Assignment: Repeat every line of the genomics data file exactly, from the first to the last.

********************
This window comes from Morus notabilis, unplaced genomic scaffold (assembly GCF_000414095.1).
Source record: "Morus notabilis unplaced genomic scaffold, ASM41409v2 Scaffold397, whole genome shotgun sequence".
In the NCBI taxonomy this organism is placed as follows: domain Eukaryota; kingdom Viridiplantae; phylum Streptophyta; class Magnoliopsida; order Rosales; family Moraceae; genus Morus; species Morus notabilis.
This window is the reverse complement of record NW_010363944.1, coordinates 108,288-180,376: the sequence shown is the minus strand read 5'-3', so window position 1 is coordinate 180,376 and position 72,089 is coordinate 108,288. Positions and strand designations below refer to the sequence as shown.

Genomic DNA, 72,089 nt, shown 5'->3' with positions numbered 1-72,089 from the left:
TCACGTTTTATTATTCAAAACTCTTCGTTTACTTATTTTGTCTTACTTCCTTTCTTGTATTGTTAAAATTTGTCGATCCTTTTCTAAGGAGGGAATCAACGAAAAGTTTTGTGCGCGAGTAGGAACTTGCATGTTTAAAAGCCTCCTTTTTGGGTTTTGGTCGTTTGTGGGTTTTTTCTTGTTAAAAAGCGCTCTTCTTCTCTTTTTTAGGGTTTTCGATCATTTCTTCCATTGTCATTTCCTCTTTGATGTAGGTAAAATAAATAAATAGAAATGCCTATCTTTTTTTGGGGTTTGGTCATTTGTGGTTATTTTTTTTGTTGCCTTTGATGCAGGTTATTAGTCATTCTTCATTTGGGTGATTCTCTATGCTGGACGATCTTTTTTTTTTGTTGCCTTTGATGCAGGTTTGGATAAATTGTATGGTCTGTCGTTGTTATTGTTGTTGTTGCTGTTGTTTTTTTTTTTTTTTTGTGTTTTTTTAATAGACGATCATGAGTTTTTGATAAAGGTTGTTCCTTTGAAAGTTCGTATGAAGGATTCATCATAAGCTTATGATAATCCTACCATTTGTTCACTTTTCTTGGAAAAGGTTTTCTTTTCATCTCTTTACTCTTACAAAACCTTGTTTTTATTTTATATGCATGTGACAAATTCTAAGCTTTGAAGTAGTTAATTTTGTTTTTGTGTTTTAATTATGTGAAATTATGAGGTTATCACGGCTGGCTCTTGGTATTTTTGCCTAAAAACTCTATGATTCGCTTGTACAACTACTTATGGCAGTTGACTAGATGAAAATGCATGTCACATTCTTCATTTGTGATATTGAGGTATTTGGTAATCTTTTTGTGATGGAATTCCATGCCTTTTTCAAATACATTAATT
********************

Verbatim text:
This window comes from Morus notabilis, unplaced genomic scaffold (assembly GCF_000414095.1).
Source record: "Morus notabilis unplaced genomic scaffold, ASM41409v2 Scaffold397, whole genome shotgun sequence".
In the NCBI taxonomy this organism is placed as follows: domain Eukaryota; kingdom Viridiplantae; phylum Streptophyta; class Magnoliopsida; order Rosales; family Moraceae; genus Morus; species Morus notabilis.
This window is the reverse complement of record NW_010363944.1, coordinates 108,288-180,376: the sequence shown is the minus strand read 5'-3', so window position 1 is coordinate 180,376 and position 72,089 is coordinate 108,288. Positions and strand designations below refer to the sequence as shown.

Genomic DNA, 72,089 nt, shown 5'->3' with positions numbered 1-72,089 from the left:
TCACGTTTTATTATTCAAAACTCTTCGTTTACTTATTTTGTCTTACTTCCTTTCTTGTATTGTTAAAATTTGTCGATCCTTTTCTAAGGAGGGAATCAACGAAAAGTTTTGTGCGCGAGTAGGAACTTGCATGTTTAAAAGCCTCCTTTTTGGGTTTTGGTCGTTTGTGGGTTTTTTCTTGTTAAAAAGCGCTCTTCTTCTCTTTTTTAGGGTTTTCGATCATTTCTTCCATTGTCATTTCCTCTTTGATGTAGGTAAAATAAATAAATAGAAATGCCTATCTTTTTTTGGGGTTTGGTCATTTGTGGTTATTTTTTTTGTTGCCTTTGATGCAGGTTATTAGTCATTCTTCATTTGGGTGATTCTCTATGCTGGACGATCTTTTTTTTTTGTTGCCTTTGATGCAGGTTTGGATAAATTGTATGGTCTGTCGTTGTTATTGTTGTTGTTGCTGTTGTTTTTTTTTTTTTTTTGTGTTTTTTTAATAGACGATCATGAGTTTTTGATAAAGGTTGTTCCTTTGAAAGTTCGTATGAAGGATTCATCATAAGCTTATGATAATCCTACCATTTGTTCACTTTTCTTGGAAAAGGTTTTCTTTTCATCTCTTTACTCTTACAAAACCTTGTTTTTATTTTATATGCATGTGACAAATTCTAAGCTTTGAAGTAGTTAATTTTGTTTTTGTGTTTTAATTATGTGAAATTATGAGGTTATCACGGCTGGCTCTTGGTATTTTTGCCTAAAAACTCTATGATTCGCTTGTACAACTACTTATGGCAGTTGACTAGATGAAAATGCATGTCACATTCTTCATTTGTGATATTGAGGTATTTGGTAATCTTTTTGTGATGGAATTCCATGCCTTTTTCAAATACATTAATT